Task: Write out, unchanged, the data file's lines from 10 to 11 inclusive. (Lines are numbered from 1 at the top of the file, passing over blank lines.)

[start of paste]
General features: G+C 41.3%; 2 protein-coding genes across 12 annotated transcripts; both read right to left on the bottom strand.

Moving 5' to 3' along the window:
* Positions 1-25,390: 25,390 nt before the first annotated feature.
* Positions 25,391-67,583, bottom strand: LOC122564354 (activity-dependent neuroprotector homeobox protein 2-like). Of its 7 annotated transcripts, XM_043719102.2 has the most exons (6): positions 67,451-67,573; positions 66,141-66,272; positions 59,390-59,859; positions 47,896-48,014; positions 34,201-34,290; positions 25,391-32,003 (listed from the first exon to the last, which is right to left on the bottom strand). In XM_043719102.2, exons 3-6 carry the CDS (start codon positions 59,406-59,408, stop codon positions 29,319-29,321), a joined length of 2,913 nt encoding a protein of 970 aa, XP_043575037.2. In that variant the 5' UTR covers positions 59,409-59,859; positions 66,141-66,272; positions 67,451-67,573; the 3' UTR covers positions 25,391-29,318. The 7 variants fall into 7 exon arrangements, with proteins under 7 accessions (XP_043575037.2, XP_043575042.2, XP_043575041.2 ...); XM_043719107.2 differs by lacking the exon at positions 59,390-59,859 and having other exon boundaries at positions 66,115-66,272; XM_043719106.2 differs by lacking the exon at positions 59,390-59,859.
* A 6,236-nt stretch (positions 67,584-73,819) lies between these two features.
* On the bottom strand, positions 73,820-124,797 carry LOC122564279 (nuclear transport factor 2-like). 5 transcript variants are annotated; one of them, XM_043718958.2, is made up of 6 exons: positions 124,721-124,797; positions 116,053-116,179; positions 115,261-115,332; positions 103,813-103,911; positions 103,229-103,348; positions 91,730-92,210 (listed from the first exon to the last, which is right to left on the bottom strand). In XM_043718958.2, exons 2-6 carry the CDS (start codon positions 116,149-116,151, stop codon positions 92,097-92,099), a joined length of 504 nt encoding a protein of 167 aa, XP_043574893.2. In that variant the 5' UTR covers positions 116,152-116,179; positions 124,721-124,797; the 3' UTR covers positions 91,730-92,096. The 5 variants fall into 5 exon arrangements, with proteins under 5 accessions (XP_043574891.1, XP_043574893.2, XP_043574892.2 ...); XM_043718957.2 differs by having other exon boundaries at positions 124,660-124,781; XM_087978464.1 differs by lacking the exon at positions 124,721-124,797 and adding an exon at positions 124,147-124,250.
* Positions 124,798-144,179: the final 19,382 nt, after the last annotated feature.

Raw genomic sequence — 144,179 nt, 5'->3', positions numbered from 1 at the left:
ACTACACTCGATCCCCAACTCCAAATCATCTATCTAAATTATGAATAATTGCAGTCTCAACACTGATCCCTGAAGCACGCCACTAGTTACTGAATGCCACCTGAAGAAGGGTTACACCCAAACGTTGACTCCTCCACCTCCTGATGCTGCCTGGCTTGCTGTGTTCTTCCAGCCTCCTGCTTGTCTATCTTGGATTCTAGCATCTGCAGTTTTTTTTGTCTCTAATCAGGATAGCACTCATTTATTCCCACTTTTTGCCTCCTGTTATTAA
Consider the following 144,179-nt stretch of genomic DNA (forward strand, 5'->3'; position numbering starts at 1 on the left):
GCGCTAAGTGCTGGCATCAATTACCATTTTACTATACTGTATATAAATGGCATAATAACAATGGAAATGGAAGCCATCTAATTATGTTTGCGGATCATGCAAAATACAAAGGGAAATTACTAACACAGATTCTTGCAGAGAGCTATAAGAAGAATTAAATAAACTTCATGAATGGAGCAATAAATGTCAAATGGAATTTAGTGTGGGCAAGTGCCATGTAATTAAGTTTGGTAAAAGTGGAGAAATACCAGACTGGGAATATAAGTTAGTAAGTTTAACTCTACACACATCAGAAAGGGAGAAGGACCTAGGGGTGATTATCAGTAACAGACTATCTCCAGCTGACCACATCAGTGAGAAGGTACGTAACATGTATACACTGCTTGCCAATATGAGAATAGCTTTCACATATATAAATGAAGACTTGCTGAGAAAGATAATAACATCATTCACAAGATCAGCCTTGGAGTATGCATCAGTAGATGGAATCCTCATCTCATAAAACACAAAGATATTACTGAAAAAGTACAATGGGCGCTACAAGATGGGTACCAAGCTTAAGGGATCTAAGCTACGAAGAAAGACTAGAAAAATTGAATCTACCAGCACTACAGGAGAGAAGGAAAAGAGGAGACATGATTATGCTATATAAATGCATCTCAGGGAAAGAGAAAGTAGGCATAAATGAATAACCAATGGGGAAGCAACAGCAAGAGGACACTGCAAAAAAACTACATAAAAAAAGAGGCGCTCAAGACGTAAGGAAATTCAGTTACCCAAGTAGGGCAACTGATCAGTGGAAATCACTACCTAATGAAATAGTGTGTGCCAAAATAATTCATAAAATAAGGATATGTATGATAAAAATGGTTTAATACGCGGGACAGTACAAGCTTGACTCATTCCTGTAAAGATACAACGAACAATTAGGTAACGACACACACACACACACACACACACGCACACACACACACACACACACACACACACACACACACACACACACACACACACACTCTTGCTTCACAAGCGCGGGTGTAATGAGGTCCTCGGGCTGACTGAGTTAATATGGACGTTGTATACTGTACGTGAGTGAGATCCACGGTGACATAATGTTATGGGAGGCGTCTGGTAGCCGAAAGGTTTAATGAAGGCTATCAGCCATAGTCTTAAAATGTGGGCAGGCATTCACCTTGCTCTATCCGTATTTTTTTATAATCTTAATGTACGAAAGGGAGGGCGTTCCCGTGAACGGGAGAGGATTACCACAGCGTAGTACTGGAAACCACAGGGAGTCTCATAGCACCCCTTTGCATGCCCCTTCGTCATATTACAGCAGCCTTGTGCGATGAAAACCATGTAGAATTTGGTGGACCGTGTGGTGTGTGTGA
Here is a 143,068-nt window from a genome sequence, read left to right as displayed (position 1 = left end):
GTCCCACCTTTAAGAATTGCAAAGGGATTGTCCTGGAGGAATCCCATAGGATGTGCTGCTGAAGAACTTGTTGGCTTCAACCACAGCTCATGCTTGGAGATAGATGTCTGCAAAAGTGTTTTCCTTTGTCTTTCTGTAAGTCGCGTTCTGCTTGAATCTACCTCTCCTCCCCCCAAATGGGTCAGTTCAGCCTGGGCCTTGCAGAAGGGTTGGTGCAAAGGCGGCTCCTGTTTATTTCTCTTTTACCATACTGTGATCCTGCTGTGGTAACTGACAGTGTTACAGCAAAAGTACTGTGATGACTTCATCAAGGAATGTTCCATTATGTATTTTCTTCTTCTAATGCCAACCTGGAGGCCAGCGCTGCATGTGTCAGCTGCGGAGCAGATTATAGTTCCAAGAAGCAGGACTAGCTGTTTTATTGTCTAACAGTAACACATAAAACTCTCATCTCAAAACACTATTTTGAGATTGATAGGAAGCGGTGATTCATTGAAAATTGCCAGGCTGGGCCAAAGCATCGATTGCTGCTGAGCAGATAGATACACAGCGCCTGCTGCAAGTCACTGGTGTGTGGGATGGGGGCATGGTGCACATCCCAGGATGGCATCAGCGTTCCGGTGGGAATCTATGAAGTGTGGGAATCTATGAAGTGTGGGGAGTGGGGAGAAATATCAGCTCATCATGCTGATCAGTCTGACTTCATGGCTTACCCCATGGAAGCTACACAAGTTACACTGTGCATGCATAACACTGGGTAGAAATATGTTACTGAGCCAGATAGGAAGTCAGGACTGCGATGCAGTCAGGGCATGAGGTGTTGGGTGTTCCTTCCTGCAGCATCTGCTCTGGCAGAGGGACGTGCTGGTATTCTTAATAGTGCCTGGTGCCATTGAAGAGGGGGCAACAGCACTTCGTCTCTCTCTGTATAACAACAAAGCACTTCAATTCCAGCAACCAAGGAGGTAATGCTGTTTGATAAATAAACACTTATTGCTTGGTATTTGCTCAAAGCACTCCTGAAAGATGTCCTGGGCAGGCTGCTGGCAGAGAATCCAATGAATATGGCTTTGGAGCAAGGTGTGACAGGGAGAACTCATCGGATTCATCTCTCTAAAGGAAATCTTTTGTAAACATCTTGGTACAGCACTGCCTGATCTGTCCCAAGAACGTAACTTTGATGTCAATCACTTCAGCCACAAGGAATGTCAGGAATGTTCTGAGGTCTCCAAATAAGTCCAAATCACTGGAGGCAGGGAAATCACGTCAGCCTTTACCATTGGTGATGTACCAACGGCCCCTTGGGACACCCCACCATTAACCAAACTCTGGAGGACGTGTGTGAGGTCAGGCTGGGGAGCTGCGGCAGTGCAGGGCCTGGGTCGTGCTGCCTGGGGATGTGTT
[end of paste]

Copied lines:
Consider the following 144,179-nt stretch of genomic DNA (forward strand, 5'->3'; position numbering starts at 1 on the left):
GCGCTAAGTGCTGGCATCAATTACCATTTTACTATACTGTATATAAATGGCATAATAACAATGGAAATGGAAGCCATCTAATTATGTTTGCGGATCATGCAAAATACAAAGGGAAATTACTAACACAGATTCTTGCAGAGAGCTATAAGAAGAATTAAATAAACTTCATGAATGGAGCAATAAATGTCAAATGGAATTTAGTGTGGGCAAGTGCCATGTAATTAAGTTTGGTAAAAGTGGAGAAATACCAGACTGGGAATATAAGTTAGTAAGTTTAACTCTACACACATCAGAAAGGGAGAAGGACCTAGGGGTGATTATCAGTAACAGACTATCTCCAGCTGACCACATCAGTGAGAAGGTACGTAACATGTATACACTGCTTGCCAATATGAGAATAGCTTTCACATATATAAATGAAGACTTGCTGAGAAAGATAATAACATCATTCACAAGATCAGCCTTGGAGTATGCATCAGTAGATGGAATCCTCATCTCATAAAACACAAAGATATTACTGAAAAAGTACAATGGGCGCTACAAGATGGGTACCAAGCTTAAGGGATCTAAGCTACGAAGAAAGACTAGAAAAATTGAATCTACCAGCACTACAGGAGAGAAGGAAAAGAGGAGACATGATTATGCTATATAAATGCATCTCAGGGAAAGAGAAAGTAGGCATAAATGAATAACCAATGGGGAAGCAACAGCAAGAGGACACTGCAAAAAAACTACATAAAAAAAGAGGCGCTCAAGACGTAAGGAAATTCAGTTACCCAAGTAGGGCAACTGATCAGTGGAAATCACTACCTAATGAAATAGTGTGTGCCAAAATAATTCATAAAATAAGGATATGTATGATAAAAATGGTTTAATACGCGGGACAGTACAAGCTTGACTCATTCCTGTAAAGATACAACGAACAATTAGGTAACGACACACACACACACACACACACACGCACACACACACACACACACACACACACACACACACACACACACACACACACACACTCTTGCTTCACAAGCGCGGGTGTAATGAGGTCCTCGGGCTGACTGAGTTAATATGGACGTTGTATACTGTACGTGAGTGAGATCCACGGTGACATAATGTTATGGGAGGCGTCTGGTAGCCGAAAGGTTTAATGAAGGCTATCAGCCATAGTCTTAAAATGTGGGCAGGCATTCACCTTGCTCTATCCGTATTTTTTTATAATCTTAATGTACGAAAGGGAGGGCGTTCCCGTGAACGGGAGAGGATTACCACAGCGTAGTACTGGAAACCACAGGGAGTCTCATAGCACCCCTTTGCATGCCCCTTCGTCATATTACAGCAGCCTTGTGCGATGAAAACCATGTAGAATTTGGTGGACCGTGTGGTGTGTGTGA